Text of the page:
Skype for Linux has been around for over a decade, and it's been a second-rate program for almost as long. It was always generations behind Skype for Windows. The latest version of Skype for Linux is 4.3, and for Windows, it's 7.24. For Linux, it was little more than just another instant message (IM) client. For Windows, it was a full-scale video telephony program. That was then. This is now.
Microsoft is replacing the old Linux Skype client with a new Skype. The new Skype is currently available for download as an alpha program. Microsoft also announced that Chromebook or Chrome on Linux users can now make one-to-one and group voice calls using Skype. Before this, Chromebook Skype users could only IM.
Microsoft promises the new version features the "latest, fastest and most responsive Skype UI, so you can share files, photos, videos and a whole new range of new emoticons with your friends".
You might think, since the Chromebook uses the Object Real-Time Communications (ORTC) Skype Web plugin via the Skype website, that the programs worked in a different manner. You'd be wrong. Both use ORTC and WebRTC to empower Voice-over-Internet Protocol (VoIP) calls.
More curious still, Microsoft has chosen to replicate Microsoft Edge's (Windows 10's built-in web browser) ORTC functionality in Linux. This is not the Microsoft some of you remember from Steve Ballmer's days at the helm.
This is an alpha program. I expected it to break. And it did. For example, if the program doesn't find your microphone automatically, there's no way to tell Skype to find it. The interface also has problems. For instance, I could only close it on Mint from within the program. I couldn't close it from the desktop.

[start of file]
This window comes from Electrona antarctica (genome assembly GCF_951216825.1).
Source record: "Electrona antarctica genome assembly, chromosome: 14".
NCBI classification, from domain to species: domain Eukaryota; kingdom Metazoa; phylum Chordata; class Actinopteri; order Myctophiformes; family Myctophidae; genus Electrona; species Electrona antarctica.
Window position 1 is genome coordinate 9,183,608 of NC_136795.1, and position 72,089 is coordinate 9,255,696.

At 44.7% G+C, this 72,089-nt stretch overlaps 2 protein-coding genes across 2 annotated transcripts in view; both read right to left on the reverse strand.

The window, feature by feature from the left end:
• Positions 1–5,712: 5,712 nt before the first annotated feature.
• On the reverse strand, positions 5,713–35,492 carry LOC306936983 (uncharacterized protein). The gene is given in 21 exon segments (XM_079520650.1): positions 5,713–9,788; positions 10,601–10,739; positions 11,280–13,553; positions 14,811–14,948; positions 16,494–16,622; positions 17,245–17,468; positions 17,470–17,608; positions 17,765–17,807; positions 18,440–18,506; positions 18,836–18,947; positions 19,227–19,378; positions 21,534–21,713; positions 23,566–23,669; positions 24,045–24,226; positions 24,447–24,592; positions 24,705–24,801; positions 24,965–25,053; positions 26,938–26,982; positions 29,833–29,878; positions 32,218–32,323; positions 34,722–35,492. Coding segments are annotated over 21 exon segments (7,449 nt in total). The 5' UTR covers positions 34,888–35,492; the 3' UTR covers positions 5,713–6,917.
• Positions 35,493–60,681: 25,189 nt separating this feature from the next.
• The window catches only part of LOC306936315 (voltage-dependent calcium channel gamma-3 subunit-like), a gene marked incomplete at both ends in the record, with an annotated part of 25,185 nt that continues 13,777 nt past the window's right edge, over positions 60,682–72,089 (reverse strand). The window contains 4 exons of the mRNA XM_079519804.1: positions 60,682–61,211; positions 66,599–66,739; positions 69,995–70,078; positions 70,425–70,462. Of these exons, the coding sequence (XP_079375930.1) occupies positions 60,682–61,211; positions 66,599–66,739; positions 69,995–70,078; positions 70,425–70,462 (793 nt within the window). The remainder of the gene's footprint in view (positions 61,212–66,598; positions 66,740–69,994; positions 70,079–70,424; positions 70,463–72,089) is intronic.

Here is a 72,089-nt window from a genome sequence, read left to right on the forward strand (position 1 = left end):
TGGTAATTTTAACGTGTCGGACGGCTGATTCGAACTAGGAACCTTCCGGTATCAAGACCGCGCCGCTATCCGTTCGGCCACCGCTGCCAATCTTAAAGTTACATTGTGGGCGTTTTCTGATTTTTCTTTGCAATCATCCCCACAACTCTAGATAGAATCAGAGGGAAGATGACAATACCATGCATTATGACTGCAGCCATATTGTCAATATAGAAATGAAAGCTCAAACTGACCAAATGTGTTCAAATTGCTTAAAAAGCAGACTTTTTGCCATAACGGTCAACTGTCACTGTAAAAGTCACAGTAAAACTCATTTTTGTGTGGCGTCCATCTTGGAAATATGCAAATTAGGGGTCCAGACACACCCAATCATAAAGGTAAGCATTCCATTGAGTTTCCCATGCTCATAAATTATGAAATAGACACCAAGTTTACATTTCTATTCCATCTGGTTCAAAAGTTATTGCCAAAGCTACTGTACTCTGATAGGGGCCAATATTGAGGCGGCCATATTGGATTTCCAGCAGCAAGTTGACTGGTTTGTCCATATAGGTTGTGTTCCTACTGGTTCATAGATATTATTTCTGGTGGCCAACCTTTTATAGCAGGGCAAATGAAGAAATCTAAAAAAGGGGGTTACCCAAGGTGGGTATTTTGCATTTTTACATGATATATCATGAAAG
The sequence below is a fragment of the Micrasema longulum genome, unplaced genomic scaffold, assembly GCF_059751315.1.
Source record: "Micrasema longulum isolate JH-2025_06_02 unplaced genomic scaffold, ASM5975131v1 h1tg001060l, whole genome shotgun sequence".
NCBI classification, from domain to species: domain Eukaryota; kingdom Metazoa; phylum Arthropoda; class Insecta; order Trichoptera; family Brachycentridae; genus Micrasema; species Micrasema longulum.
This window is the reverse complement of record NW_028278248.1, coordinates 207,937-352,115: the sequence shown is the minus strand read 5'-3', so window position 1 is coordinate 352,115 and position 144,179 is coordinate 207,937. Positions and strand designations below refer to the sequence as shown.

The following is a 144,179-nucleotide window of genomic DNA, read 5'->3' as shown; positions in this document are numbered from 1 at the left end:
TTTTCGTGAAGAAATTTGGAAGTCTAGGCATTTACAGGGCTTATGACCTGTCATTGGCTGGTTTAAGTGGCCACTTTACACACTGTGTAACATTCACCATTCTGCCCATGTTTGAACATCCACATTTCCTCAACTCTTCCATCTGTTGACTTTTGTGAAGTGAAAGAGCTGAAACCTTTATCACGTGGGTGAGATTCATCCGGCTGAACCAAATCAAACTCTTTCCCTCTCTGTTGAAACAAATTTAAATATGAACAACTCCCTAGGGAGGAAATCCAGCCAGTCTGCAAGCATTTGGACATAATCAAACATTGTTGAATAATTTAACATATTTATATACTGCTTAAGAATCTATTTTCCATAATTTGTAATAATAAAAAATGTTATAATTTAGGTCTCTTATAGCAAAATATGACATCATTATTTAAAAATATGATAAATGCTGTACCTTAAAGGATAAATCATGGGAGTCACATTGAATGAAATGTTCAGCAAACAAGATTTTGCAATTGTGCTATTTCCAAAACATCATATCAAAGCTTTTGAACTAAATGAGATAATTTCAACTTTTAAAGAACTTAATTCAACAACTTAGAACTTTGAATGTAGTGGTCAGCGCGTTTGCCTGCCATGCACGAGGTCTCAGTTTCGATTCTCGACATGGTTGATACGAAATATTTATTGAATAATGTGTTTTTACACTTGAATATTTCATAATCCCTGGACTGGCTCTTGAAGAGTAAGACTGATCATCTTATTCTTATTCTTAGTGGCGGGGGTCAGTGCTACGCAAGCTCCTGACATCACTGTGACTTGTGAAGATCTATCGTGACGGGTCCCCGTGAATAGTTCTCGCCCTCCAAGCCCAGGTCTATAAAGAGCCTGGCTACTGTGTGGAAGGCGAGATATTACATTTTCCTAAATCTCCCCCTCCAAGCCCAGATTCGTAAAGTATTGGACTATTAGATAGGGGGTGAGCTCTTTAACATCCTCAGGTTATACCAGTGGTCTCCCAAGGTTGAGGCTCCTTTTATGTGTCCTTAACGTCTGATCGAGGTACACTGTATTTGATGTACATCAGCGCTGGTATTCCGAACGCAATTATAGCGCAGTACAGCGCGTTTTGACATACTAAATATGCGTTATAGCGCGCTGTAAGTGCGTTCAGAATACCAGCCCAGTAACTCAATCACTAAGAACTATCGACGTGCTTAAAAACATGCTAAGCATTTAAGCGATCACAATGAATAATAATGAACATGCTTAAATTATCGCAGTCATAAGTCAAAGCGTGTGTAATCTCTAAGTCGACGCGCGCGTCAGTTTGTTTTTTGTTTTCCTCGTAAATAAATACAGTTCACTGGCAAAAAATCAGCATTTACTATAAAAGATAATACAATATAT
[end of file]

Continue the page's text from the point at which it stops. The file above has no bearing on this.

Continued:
You also can't use the alpha to make or receive calls to and from the previous versions of Skype for Linux. Indeed, it only works with the newest versions of Skype clients. These are Mac 7.26, Android 6.31, Windows 7.24, Skype for Web, and iOS 6.15.
Video-conferencing and calls to mobile phones and landlines are all still on Skype's to-do list.
That said, I was able to call both individuals and several people at once on Skype. That alone is a major improvement.
Is this going to make me give up Google Hangouts, my current favorite VoIP and video-conferencing program? No. But, it is more than good enough that I'm going to keep a close eye on Skype for Linux and Chrome OS. After all, I have many friends and co-workers who prefer Skype, and it would be great to have a complete Skype client for my Linux boxes and Chromebooks.